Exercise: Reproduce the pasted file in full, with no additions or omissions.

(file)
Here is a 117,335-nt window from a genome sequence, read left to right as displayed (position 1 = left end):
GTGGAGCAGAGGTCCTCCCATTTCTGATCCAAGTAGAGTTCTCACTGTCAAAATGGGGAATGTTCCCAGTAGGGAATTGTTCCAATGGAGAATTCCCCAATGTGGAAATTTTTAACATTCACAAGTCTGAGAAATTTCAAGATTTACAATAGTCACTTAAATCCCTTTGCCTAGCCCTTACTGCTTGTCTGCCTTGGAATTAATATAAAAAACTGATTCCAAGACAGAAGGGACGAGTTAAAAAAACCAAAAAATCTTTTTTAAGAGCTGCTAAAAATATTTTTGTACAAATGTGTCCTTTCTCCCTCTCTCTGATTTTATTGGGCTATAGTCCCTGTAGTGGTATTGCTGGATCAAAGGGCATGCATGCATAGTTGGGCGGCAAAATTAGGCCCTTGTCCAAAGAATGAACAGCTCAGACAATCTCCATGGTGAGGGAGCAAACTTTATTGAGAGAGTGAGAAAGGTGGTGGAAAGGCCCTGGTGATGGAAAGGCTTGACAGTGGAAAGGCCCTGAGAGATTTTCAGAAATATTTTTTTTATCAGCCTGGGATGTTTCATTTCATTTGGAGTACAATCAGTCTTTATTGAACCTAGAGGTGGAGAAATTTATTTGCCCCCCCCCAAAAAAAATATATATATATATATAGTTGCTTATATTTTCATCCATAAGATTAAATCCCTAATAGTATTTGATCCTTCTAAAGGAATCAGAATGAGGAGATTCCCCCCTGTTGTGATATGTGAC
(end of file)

Here is a 117,335-nt window from a genome sequence, read left to right as displayed (position 1 = left end):
GTGGAGCAGAGGTCCTCCCATTTCTGATCCAAGTAGAGTTCTCACTGTCAAAATGGGGAATGTTCCCAGTAGGGAATTGTTCCAATGGAGAATTCCCCAATGTGGAAATTTTTAACATTCACAAGTCTGAGAAATTTCAAGATTTACAATAGTCACTTAAATCCCTTTGCCTAGCCCTTACTGCTTGTCTGCCTTGGAATTAATATAAAAAACTGATTCCAAGACAGAAGGGACGAGTTAAAAAAACCAAAAAATCTTTTTTAAGAGCTGCTAAAAATATTTTTGTACAAATGTGTCCTTTCTCCCTCTCTCTGATTTTATTGGGCTATAGTCCCTGTAGTGGTATTGCTGGATCAAAGGGCATGCATGCATAGTTGGGCGGCAAAATTAGGCCCTTGTCCAAAGAATGAACAGCTCAGACAATCTCCATGGTGAGGGAGCAAACTTTATTGAGAGAGTGAGAAAGGTGGTGGAAAGGCCCTGGTGATGGAAAGGCTTGACAGTGGAAAGGCCCTGAGAGATTTTCAGAAATATTTTTTTTATCAGCCTGGGATGTTTCATTTCATTTGGAGTACAATCAGTCTTTATTGAACCTAGAGGTGGAGAAATTTATTTGCCCCCCCCCAAAAAAAATATATATATATATATAGTTGCTTATATTTTCATCCATAAGATTAAATCCCTAATAGTATTTGATCCTTCTAAAGGAATCAGAATGAGGAGATTCCCCCCTGTTGTGATATGTGAC